Friday, April 22, 2011

James Mullins, Dean of Libraries at Purdue on libraries and presses

2010-06-04-IMG_8090 by martin_kalfatovic
2010-06-04-IMG_8090, a photo by martin_kalfatovic on Flickr.
Confronting Old Assumptions to Assume New Roles: Physical and Operational Integration of the Press and Libraries at Purdue University by Dr. James Mullins, Dean of Libraries and Professor, Purdue University

My notes from his talk.

UPresses and Uni Libraries have always had a symbiotic relationship; co-existed in academe unaware of challenges each other faced; grudgingly realized their dependencies; often unware of how the other functions.

Number of US UP presses as increased steadily since the 1860s (Cornell UP first; JHU the first major one), but leveled off at about 87/88 in the 1980s and has stayed the same since then. Big explosion of presses in the 1960s. UPresses are currently re-aligning to focus more on publishing university generated content and more collaboration with libraries.

See "Imagining a University Press System to Support Scholarship in the Digital Age" by Clifford Lynch in Journal of Electronic Publishing. Volume 13, Issue 2, Fall 2010.

Gave a case study of Purdue University. Library: increasingly centralized; 36 libraries in 1960s; down to 12 in 2011; hope to be down to 5 in a few years.

Press: founded in 1960 and reported to dean of graduate school; 1990s, changed reporting to U librarian. Moved Press to the central campus; services all covered by library budget; shared business office; all titles available electronically; 40% of authors from Purdue; mostly open access journals.

Used three strategies: spatial (good space on campus), governance (editorial andd advisory board drawn from university), financial and staffing (integrating into administration of the library), to fully integrate the press with the mission of the university.

Revised the editorial board to reflect the university (previously heavy on liberal arts, not a strength of Purdue), now more representative of the university. Included the Purdue CIO; early discussions had Press moving under CIO since things were going electronicaly; argument that press was  more closely aligned to libraries than technology won out.

Established a managment advisory board of both Purdue faculty as well as outsiders from other publishing and professional associations.

Changes from 2006/07 to 2010/11: Libraries STOPPED chargebacks to press for IT and legal services in 2010/11 as it was integrated into library. Increased editorial staff from 1 to 3. Allocated $50K to new press editor as "venture capital" to make experimental changes.

Press now has no overhead (covered by library budget); sales income only needs to cover publishing costs (print and distribution). Raised nearly $1 million in external fundding for press.

Opportunities include new forms of publication enabled by combining the skills and resources of press and llibrary

Have developed new systems and services that are joint library/press initiatives (Jint Transportation Research Program & Human Animal Bonding Research) that take advantage of skill sets on both sides to build new things. Have also attracted external funding sources.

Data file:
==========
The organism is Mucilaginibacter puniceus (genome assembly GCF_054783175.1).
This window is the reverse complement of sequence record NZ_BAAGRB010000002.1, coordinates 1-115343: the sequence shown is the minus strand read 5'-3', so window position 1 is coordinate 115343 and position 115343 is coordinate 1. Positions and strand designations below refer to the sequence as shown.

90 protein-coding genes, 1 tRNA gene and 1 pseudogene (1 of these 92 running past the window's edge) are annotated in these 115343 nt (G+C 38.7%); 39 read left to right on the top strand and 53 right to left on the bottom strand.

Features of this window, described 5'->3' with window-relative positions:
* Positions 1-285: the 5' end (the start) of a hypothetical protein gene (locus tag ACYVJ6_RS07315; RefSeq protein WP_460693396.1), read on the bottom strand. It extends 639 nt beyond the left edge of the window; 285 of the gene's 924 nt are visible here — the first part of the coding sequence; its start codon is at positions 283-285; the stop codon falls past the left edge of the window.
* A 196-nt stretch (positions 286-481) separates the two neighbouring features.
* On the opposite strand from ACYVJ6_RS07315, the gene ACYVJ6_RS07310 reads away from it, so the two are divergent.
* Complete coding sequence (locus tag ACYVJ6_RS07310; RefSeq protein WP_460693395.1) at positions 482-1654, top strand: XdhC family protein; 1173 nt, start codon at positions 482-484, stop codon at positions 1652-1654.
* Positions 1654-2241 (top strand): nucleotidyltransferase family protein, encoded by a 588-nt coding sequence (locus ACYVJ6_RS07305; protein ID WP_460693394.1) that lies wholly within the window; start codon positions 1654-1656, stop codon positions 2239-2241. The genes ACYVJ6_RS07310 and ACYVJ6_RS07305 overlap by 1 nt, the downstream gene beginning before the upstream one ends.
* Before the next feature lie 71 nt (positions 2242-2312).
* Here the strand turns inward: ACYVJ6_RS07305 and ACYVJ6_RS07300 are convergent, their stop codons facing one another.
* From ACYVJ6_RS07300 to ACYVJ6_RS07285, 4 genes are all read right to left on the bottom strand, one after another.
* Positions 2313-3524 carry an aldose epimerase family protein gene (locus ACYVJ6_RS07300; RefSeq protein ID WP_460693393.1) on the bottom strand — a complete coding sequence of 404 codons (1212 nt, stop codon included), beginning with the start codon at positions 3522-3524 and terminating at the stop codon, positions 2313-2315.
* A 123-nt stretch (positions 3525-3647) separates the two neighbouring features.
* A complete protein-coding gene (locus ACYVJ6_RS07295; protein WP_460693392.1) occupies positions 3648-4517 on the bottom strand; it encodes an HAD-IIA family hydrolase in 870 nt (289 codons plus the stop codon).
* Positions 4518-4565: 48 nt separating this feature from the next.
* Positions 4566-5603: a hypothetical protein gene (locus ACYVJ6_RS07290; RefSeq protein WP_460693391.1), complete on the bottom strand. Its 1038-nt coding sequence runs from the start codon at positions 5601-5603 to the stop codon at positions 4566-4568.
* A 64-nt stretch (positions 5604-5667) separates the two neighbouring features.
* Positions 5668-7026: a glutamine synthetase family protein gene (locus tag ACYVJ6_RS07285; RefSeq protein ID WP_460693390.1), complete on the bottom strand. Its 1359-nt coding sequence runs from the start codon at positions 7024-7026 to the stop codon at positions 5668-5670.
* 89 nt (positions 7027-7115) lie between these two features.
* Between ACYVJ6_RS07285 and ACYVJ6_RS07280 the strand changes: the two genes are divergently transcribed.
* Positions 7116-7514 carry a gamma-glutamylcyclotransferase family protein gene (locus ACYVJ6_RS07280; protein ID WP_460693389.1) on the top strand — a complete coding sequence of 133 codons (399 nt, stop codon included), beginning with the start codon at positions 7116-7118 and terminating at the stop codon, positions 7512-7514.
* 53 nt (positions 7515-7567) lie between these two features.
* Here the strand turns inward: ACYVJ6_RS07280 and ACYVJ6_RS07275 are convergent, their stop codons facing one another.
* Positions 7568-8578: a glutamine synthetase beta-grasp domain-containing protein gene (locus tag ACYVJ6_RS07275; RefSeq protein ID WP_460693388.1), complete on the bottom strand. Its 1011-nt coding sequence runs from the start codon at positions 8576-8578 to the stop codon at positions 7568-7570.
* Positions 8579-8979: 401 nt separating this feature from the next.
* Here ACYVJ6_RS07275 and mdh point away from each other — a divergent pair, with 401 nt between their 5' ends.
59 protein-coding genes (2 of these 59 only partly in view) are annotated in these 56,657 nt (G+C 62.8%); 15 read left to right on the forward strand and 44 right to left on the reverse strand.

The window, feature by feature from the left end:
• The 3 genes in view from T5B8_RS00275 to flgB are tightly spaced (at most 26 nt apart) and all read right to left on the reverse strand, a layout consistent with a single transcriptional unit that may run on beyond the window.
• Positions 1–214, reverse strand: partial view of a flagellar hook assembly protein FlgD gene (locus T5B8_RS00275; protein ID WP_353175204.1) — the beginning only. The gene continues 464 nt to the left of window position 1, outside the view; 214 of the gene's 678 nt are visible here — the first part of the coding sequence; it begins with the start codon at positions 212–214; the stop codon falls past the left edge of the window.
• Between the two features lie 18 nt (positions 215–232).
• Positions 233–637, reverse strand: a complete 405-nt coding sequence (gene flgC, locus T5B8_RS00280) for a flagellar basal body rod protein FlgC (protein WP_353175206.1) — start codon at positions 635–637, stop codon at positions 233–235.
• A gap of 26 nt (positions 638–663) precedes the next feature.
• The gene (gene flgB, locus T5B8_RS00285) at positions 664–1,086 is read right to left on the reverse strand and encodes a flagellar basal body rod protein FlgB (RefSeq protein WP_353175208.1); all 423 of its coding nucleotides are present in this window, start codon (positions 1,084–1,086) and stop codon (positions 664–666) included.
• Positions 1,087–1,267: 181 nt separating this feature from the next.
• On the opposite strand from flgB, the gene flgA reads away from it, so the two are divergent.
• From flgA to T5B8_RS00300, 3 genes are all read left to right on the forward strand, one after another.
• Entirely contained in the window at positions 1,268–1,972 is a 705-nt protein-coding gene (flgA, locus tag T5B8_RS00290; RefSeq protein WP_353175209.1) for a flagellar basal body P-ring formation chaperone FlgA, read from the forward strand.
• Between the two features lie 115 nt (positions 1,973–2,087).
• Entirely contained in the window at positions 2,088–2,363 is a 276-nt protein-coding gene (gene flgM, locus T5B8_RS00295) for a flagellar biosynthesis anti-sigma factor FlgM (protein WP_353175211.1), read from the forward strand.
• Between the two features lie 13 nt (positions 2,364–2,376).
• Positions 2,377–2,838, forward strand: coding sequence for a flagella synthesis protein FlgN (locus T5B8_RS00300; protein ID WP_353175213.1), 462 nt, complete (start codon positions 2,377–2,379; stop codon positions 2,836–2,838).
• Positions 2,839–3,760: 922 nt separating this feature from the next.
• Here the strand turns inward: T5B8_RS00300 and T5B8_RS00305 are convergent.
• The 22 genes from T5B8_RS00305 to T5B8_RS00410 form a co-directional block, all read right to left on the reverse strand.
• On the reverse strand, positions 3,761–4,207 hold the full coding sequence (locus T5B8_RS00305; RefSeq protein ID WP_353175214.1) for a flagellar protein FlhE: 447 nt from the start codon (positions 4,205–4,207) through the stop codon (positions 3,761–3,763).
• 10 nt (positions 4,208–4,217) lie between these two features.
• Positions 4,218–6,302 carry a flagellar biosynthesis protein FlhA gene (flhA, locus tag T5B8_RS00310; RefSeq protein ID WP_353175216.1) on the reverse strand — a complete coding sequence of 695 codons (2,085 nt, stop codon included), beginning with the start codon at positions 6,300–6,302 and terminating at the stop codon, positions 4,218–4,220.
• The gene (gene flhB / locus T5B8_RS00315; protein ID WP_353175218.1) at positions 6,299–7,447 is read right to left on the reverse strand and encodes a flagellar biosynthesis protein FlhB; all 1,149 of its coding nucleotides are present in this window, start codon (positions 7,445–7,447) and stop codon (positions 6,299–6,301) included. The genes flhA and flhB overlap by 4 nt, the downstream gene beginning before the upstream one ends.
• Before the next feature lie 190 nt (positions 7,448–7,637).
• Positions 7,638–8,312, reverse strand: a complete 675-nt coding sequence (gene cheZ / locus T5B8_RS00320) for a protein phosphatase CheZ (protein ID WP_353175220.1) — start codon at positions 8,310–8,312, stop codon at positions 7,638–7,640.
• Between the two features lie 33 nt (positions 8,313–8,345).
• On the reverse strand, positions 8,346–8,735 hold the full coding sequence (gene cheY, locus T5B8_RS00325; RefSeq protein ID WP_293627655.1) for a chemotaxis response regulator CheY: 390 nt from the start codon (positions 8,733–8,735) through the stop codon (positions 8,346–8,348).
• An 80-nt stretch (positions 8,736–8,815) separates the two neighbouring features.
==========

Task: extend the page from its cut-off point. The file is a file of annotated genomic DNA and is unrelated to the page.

Developing a strategic plan for 2011-2016; planning process treats the press and library on an equal basis.

Challenges include question of undermining the press brand by having too much Purdue authorship; where does "mission" stop and "cost recovery" begin? What is the collection development policy of the press, how to focus service and resources? And others as of yet unknown?

Question about ebooks:
Answer: Look at them as the savior of the scholarly publishing industry. Students are not using scholarly books because access is too difficult; using databases is easier and more rewarding. Content in books is inaccessible. So, by having electronic books, that content will be more findable and make them more used.

Question about library space, what happens to all the library spaces as you move to virtual collections:
Answer: Purdue UG survey: libraries are now perceived as a total space that is both the virttual and physical. At Purdue, now moving collections to less central locations; new library spaces have almost no collections and are learning spaces, meeting places, teaching adjunct spaces. Working closely with deans of schools so that library is seen as a partner in these projects. Mullins feels this is a return to how libraries were in the 1930s and earlier when libraries were great spaces for working and not "supermarkets" of books.

Question about where does the LIBRARIAN fit into this view?
Answer: Purdue filling 8 new library positions (all in data managment, e-science, and data curation); at Purdue they are faculty and expected to work alongside faculty; library staff directly embedded in all programs; library staff participated in generating $8 million in research grants. Physical libraries are almost totaly run by non-professional staff; librarians work primarily with data managment issues and scholarly publishing.

Question about how consolidation of library spaces worked.
Answer: "Stuck" with large legacy buildings that don't really work. Branch library staff had less work when most journal collections went to electronic. Moved technical services work to former branch staff

Question about subventions in press activities; how common is the Purdue model of library doing the subvention of press activities? (e.g. not relying on revenue for press costs)
Answer: Very unusual model at this time; not many similar models at this time.

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